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The Number: A Completely Different Way to Think About the Rest of Your Life Audio CD – Audiobook, Abridged
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About the Author
Lee Eisenberg's last book was the New York Times bestseller, The Number: A Completely Different Way to Think About the Rest of Your Life (2006). The book was cited by Business Week as one of the best books of the year. His is also the former editor in chief of Esquire. Under his stewardship the magazine won National Magazine Awards across a number of writing and design categories. He currently lives in Chicago.
Plans are useless, but planning is indispensable. Lee Eisenberg's guide to retirement applies similar logic. Eisenberg, like Suze Orman, approaches the psychological underpinning of personal finance and then helps listeners confront personal demons while planning for a realistic future. Eisenberg surpasses Orman with his smooth writing style, his controlled audio delivery, and his background--a life journey that includes having edited Esquire and served as marketing guru for Land's End. But he lags behind Orman in one important quality, practical advice. As engaging as his storytelling is, Eisenberg's discussion of how to calculate and save the dreaded "number" (the amount needed for retirement) seems beyond the financial ability of middle-class Americans. R.W.S. © AudioFile 2006, Portland, Maine-- Copyright © AudioFile, Portland, Maine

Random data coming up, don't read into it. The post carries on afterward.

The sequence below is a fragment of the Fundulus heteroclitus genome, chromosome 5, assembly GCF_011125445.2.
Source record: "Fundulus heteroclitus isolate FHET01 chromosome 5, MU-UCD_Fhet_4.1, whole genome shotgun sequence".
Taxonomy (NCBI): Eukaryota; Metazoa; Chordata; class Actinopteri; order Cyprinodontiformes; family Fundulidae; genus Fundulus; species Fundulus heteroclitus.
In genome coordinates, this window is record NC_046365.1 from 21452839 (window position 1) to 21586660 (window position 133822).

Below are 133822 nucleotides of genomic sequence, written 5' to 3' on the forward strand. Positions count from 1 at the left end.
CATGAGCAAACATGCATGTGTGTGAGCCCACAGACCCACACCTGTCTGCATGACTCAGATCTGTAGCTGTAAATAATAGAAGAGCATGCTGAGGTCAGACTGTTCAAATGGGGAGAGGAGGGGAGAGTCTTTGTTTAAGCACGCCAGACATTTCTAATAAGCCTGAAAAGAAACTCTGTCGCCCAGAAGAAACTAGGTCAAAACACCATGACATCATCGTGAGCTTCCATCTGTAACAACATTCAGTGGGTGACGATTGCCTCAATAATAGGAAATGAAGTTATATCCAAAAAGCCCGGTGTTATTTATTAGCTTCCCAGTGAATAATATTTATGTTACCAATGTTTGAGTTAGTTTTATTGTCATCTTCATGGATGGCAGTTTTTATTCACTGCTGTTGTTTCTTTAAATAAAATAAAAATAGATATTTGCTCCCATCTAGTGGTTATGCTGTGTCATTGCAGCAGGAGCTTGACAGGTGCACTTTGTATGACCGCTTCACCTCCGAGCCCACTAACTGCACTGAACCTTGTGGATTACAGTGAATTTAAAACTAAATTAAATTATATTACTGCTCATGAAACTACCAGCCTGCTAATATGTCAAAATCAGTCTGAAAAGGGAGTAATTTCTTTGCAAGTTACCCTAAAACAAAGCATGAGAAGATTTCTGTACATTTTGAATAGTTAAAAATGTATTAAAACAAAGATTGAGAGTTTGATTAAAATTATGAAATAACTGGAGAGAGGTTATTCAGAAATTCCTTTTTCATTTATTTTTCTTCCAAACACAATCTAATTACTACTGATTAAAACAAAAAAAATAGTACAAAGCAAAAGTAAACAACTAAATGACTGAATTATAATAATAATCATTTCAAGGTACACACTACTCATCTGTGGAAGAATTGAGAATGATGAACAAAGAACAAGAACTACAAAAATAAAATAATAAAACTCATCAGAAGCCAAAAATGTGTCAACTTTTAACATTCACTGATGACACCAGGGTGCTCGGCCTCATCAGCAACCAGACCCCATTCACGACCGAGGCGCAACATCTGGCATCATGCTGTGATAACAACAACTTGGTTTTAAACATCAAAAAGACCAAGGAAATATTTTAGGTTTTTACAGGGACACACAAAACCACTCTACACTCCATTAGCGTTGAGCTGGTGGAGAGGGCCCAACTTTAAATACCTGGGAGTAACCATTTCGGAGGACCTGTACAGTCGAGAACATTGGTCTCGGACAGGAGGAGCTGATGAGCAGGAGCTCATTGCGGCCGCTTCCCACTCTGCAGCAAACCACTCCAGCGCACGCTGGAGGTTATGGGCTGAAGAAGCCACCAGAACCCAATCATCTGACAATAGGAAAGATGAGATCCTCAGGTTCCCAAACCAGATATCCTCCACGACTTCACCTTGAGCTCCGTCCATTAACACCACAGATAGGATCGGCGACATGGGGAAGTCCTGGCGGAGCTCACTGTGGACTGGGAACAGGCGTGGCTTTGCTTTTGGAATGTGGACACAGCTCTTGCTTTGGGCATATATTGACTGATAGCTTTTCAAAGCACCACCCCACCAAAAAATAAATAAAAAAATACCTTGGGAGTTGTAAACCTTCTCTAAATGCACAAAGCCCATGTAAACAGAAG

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While not perfect, I would recommend this book over most like it. It at least prods the reader to ask the right questions.
This book is a 200 page rant about the waste and fraud in the retirement financial planning industry. According to the author, the industry is set up to take advantage of boomers who are too dumb to know what to do when they retire.
Yet, the book provides no useful retirement information itself. On the the last page of 200+, he finally gets around to telling you that there is no Number anyway. It's a illusion, for all you suckers who bought this book. Too late now, no returns are available.
If, in the author's opinion, you're a real stooge, you can actually calculate your retirement number. Take your expected retirement income and take 4%. Live on that, he says. But it's more important to find your meaning in life. Money doesn't matter.
It seems rather odd that the author calls other retirement planners frauds. Talk about "the Pot Calling the Kettle Black".